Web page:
* Coca-Cola developing new "Freestyle" soda fountain
* Aims to grow sales by offering wider choice to consumers
By Matthew Bigg
ATLANTA, Sept 29 Coca-Cola Co CCE.N is to
expand testing of a new "Freestyle" soft drink fountain it
hopes will boost sales by allowing consumers to choose among
more than 100 of its drinks, company officials said on
The fountain uses touch-screen technology and smaller
quantities of concentrate in cartridges rather than in 5-gallon
boxes to expand the range of drinks on sale. Traditional soda
fountains allow customers to choose from about eight drinks.
"It (the new fountain) broadens the exposure for our brands
and gives us a chance to drive significant growth to our
customers," said Chandra Stephens-Albright, group director for
marketing and business development.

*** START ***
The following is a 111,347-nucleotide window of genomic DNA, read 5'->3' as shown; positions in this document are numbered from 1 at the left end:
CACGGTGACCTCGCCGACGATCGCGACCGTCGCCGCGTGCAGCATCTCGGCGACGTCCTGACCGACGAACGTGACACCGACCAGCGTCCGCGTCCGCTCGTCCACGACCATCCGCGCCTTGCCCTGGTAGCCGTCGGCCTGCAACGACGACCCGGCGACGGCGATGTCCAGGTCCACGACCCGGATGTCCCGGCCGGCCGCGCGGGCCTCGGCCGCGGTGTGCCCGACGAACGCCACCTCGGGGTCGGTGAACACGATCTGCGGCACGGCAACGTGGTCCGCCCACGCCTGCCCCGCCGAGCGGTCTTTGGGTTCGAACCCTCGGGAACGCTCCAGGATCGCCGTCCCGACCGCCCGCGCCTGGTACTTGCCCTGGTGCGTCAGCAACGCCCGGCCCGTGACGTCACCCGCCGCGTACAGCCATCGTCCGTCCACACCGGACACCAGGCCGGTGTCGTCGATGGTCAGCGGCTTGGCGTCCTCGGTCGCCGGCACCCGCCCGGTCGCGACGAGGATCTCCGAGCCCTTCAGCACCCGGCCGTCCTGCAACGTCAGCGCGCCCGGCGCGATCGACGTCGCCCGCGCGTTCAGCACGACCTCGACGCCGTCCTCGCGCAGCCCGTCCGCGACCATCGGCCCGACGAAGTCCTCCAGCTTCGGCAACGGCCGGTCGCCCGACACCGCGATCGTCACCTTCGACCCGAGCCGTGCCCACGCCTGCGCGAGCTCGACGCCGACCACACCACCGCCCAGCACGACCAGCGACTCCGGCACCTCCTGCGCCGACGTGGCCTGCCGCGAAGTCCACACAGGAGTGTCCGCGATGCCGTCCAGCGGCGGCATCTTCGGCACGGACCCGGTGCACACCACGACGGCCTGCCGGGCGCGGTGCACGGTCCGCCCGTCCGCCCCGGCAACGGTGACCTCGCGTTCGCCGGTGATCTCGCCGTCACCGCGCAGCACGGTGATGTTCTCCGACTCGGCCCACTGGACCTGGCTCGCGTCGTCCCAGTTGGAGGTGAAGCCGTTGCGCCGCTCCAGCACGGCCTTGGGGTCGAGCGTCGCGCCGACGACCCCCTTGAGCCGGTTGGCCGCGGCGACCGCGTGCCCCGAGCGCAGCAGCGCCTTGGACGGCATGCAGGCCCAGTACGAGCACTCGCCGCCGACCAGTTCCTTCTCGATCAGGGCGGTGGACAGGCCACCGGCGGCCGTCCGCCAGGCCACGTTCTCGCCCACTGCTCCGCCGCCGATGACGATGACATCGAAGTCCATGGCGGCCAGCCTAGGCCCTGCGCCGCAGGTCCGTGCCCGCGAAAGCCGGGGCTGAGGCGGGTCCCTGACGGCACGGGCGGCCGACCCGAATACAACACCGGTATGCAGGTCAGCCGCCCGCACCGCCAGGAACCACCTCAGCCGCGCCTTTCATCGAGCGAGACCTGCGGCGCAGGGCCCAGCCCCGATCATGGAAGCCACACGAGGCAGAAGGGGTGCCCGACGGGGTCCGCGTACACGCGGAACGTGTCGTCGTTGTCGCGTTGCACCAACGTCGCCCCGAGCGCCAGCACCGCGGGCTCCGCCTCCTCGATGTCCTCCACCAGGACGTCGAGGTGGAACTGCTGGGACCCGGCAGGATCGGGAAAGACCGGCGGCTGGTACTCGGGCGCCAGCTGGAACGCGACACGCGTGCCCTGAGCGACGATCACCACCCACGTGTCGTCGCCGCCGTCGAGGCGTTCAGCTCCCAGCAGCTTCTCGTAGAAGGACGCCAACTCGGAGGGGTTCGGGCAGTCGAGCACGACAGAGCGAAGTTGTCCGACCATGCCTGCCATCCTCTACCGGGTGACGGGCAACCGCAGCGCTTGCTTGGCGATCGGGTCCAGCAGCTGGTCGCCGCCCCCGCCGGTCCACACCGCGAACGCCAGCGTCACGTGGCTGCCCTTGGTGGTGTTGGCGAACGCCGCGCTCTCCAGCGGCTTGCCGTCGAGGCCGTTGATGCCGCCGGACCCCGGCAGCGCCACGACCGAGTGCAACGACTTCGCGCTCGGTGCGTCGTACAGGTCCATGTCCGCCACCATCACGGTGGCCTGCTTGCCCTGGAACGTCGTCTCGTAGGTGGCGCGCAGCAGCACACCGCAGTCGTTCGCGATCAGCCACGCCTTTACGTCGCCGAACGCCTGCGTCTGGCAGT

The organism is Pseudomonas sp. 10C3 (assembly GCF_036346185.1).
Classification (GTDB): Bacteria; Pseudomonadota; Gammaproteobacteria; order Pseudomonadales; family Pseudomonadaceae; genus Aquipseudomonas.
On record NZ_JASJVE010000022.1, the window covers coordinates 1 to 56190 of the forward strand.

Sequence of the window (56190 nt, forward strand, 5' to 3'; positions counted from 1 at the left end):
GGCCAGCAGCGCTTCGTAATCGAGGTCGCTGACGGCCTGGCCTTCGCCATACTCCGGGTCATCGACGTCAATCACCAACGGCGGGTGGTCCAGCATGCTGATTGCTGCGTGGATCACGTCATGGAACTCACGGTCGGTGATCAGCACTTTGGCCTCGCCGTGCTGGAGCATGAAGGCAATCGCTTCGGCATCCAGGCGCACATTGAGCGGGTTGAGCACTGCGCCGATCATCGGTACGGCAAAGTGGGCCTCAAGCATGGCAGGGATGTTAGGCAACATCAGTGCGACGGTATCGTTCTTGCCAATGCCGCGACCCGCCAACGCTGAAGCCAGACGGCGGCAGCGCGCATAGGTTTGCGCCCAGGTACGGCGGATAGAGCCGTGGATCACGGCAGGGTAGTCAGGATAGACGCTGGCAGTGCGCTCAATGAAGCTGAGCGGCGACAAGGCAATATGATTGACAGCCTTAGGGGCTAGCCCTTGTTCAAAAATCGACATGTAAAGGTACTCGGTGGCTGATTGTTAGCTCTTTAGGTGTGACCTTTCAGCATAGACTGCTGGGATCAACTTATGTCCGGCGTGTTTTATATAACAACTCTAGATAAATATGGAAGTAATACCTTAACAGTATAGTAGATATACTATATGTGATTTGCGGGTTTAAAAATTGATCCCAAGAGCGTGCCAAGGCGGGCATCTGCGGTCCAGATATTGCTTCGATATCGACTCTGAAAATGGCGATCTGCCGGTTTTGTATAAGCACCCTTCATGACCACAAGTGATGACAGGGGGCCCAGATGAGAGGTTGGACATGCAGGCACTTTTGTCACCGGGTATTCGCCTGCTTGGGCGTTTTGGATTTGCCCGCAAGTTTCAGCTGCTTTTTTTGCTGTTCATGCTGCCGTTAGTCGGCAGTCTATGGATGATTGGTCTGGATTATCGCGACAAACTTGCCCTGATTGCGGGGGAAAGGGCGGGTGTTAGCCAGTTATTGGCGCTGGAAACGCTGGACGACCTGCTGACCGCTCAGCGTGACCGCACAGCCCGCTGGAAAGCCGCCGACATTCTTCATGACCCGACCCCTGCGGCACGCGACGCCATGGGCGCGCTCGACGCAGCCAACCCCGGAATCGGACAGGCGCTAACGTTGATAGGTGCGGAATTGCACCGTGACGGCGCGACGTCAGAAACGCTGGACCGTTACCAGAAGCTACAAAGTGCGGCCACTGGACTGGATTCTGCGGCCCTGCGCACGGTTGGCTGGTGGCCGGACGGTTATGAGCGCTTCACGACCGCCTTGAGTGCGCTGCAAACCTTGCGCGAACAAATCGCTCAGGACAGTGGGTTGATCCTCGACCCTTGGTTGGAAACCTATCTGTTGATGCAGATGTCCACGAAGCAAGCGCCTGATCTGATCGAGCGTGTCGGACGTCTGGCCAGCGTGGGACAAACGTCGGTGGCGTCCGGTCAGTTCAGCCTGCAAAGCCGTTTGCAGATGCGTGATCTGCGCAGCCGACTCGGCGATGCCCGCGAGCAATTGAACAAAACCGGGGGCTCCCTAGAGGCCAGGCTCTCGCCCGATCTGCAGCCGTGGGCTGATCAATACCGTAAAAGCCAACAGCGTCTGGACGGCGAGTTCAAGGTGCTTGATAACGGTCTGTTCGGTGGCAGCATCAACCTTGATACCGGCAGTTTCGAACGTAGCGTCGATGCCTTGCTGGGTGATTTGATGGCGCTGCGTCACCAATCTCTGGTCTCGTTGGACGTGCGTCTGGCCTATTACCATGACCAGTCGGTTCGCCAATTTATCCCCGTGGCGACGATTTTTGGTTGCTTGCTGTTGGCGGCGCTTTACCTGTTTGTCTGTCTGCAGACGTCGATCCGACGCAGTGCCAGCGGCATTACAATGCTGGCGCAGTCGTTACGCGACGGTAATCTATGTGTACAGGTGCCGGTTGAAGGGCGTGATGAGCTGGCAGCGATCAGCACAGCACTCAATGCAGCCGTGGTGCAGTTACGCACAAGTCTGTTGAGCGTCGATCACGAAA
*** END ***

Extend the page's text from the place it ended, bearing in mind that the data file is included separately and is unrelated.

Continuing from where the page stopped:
The company will expand testing of the beta-phase product
in Atlanta, where there are currently 37 fountains including at
some AMC cinemas and Burger King BKC.N restaurants, as well
as in San Diego and Orange Counties in southern California.
Coca-Cola began design of the Freestyle in part in response
to a perceived problem: 30 percent of people at restaurants do
not buy a beverage at all, in part because they cannot get the
drink that they want.
"We were capturing a smaller share of consumption because
we did not offer choices and at the same time the portfolio was
growing dramatically as we created new beverages," said Gene
Farrell, vice president of the Jet Innovation Program at
Coca-Cola North America.
Soda fountains account for about 30 percent of total Coke
product sales in North America, officials said. They declined
to put a dollar figure on the sales.
Some 45 percent of the outlets that have soda fountain
agreements with the company could support the Freestyle but
those outlets represent about 85 percent of sales in that area,
Sales have risen as much as 20 percent in some outlets
where the new fountain is being tested, though officials said
it was too early to draw firm conclusions on how the fountain
could affect sales in the long term.
(Editing by Jane Sutton, Gary Hill)